Acupuncture and electroacupuncture for the treatment of RA

L Casimiro, L Brosseau, S Milne, V Robinson, G Wells, P Tugwell
Cochrane Database of Systematic Reviews 2002, (3): CD003788

BACKGROUND: Acupuncture has been used by rehabilitation specialists as an adjunct therapy for the symptomatic treatment of rheumatoid arthritis (RA). Acupuncture is a traditional Chinese medicine where thin needles are inserted in specific documented points believed to represent concentration of body energies. In some cases a small electrical impulse is added to the needles. Once the needles are inserted in some of the appropriate points, endorphins, morphine-like substances, have been shown to be released in the patient's system, thus inducing local or generalised analgesia.

OBJECTIVES: To evaluate the effects of acupuncture or electroacupuncture on the objective and subjective measures of disease activity in patients with RA.

SEARCH STRATEGY: A comprehensive search was done up to September 2001 with MEDLINE, EMBASE, PEDro, Current Contents, Sports Discus and CINAHL. The Cochrane Field of Rehabilitation and Related Therapies and the Cochrane Musculoskeletal Review Group were also contacted for a search of their specialized registers. Handsearching was conducted on all retrieved papers and content experts were contacted to identify additional studies.

SELECTION CRITERIA: Comparative controlled studies, such as randomized controlled trials and control clinical trials in patients with RA were eligible. No language restrictions were applied. Abstracts were accepted.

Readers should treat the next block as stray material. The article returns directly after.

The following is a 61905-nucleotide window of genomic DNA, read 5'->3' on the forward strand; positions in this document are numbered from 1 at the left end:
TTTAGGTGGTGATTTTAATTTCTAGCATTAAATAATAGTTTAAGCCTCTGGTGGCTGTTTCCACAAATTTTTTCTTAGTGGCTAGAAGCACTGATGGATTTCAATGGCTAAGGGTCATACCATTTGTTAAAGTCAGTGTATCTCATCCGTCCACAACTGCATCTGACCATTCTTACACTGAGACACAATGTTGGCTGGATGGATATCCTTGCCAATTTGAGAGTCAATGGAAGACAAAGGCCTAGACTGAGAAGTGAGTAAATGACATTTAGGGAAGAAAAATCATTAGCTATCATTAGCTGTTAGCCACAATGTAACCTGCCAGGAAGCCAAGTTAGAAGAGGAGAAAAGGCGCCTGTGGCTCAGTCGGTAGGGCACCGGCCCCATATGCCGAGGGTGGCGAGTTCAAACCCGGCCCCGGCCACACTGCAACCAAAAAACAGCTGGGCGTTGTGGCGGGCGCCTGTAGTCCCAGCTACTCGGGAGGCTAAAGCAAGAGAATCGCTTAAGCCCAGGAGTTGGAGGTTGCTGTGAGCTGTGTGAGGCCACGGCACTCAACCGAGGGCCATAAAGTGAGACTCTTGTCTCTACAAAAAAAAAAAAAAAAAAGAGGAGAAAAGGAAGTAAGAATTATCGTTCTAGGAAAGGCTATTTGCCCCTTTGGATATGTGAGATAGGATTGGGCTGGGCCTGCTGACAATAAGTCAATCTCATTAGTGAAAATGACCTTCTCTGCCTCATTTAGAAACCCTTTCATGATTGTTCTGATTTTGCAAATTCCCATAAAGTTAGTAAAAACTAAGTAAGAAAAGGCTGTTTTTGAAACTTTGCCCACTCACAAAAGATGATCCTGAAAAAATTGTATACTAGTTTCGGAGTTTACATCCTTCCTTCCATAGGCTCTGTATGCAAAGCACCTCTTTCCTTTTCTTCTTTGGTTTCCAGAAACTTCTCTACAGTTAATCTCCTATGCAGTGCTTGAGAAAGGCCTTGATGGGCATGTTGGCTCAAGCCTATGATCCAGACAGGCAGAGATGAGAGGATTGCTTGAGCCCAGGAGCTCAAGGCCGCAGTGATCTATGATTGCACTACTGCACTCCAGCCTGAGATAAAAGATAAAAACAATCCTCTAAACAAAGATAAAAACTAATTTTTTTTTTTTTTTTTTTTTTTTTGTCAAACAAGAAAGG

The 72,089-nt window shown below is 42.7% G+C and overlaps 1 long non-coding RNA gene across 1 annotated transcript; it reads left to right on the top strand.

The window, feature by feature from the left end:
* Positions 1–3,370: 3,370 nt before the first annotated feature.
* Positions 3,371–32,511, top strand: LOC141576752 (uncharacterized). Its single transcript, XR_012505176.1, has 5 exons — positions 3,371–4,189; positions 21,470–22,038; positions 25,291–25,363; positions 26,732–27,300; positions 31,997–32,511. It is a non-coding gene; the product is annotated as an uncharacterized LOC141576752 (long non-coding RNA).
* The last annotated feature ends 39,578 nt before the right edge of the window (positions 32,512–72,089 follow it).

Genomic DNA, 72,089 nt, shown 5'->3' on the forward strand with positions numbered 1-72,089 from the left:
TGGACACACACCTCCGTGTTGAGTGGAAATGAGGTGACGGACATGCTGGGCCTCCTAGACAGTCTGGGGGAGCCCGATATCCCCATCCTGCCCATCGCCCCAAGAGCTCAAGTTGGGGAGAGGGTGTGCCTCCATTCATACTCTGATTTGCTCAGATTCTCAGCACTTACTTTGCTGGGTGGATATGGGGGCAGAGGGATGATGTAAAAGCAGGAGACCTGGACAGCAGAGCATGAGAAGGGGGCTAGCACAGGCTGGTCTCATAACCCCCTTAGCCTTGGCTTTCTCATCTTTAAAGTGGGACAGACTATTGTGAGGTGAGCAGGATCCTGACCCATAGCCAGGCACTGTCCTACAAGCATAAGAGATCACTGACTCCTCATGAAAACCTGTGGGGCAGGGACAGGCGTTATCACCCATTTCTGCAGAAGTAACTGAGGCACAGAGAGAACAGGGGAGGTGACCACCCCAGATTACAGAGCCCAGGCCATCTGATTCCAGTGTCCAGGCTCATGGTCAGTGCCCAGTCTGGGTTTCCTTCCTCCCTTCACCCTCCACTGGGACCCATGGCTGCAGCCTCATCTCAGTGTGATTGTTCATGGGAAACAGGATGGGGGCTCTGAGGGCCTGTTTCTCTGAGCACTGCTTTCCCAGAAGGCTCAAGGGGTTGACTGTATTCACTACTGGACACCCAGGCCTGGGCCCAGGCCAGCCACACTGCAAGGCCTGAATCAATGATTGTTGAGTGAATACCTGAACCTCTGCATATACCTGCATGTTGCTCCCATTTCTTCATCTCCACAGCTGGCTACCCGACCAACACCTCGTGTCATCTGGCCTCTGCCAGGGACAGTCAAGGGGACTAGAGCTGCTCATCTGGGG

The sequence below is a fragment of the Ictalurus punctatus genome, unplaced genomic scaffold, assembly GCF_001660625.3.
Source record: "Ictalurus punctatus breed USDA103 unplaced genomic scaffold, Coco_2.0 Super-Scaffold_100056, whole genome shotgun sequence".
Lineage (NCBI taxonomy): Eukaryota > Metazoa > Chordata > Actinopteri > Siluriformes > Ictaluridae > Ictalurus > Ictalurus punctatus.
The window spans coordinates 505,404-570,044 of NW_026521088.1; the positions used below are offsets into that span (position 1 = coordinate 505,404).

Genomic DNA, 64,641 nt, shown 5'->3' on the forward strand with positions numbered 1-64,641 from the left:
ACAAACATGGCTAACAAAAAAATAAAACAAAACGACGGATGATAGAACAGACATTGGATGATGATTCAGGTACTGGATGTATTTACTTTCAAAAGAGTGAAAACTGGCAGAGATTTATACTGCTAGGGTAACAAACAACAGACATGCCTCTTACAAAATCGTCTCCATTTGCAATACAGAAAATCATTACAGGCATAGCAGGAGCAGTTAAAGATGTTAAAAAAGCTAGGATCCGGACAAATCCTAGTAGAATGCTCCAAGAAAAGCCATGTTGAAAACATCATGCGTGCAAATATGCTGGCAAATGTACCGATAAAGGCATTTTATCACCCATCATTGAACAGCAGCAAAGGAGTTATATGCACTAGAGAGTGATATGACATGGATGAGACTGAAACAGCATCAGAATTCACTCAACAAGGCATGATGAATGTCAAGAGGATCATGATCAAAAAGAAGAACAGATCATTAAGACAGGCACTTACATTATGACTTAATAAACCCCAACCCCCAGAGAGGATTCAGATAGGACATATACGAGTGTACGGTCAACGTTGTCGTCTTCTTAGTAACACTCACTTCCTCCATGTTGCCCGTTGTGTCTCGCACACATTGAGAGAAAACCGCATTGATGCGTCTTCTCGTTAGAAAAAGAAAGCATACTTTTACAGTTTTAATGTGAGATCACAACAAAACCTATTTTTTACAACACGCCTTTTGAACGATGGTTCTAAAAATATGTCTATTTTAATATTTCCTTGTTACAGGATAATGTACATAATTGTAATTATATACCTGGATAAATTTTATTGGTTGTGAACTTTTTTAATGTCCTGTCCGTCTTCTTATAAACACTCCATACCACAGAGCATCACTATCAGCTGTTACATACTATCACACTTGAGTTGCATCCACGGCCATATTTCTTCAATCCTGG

DATA COLLECTION AND ANALYSIS: Two independent reviewers identified potential articles from the literature search. These reviewers extracted data using pre-defined extraction forms. Consensus was reached on all the extracted data. Quality was assessed by two reviewers using a five (5) point validated tool that measured the quality of randomization, double-blinding and description of withdrawals.

MAIN RESULTS: Two studies (n=84) met the inclusion criteria. One used acupuncture (~~David 1999~~) while the other used electroacupuncture (~~Man 1974~~). In the first study using acupuncture, no significant difference was found between groups for to erythrocyte sedimentation rate (ESR), C-reactive protein (CRP), the visual analogue scale for pain (VAS P), the visual analogue scale for patient's global assessment (VAS G), the number of swollen joints, the number of tender joints, to the general health questionnaire (GHQ), the score on the modified disease activity scale (DAS) or in the decrease in analgesic intake. In the second study, using electroacupuncture, a significant decrease in knee pain was reported in the experimental group, 24 hours post treatment, when compared to the placebo group (weighted mean difference of -2.0 with 95% CI -3.6,-4.0).

REVIEWER'S CONCLUSIONS: Although the results of the ~~Man 1974~~ study show that electroacupuncture may be beneficial to reduce symptomatic knee pain in patients with RA 24 hours post treatment, the reviewers concluded that the poor quality of the trial, including the small sample size proclude its recommendation. The reviewers further conclude that acupuncture has no effect on ESR, CRP, pain, patient's global assessment, number of swollen joints, number of tender joints, general health, disease activity and reduction of analgesics. These conclusions are limited by methodological considerations such as the type of acupuncture (acupuncture vs electroacupuncture), the site of intervention, the low number of clinical trials and the small sample size of the included studies.

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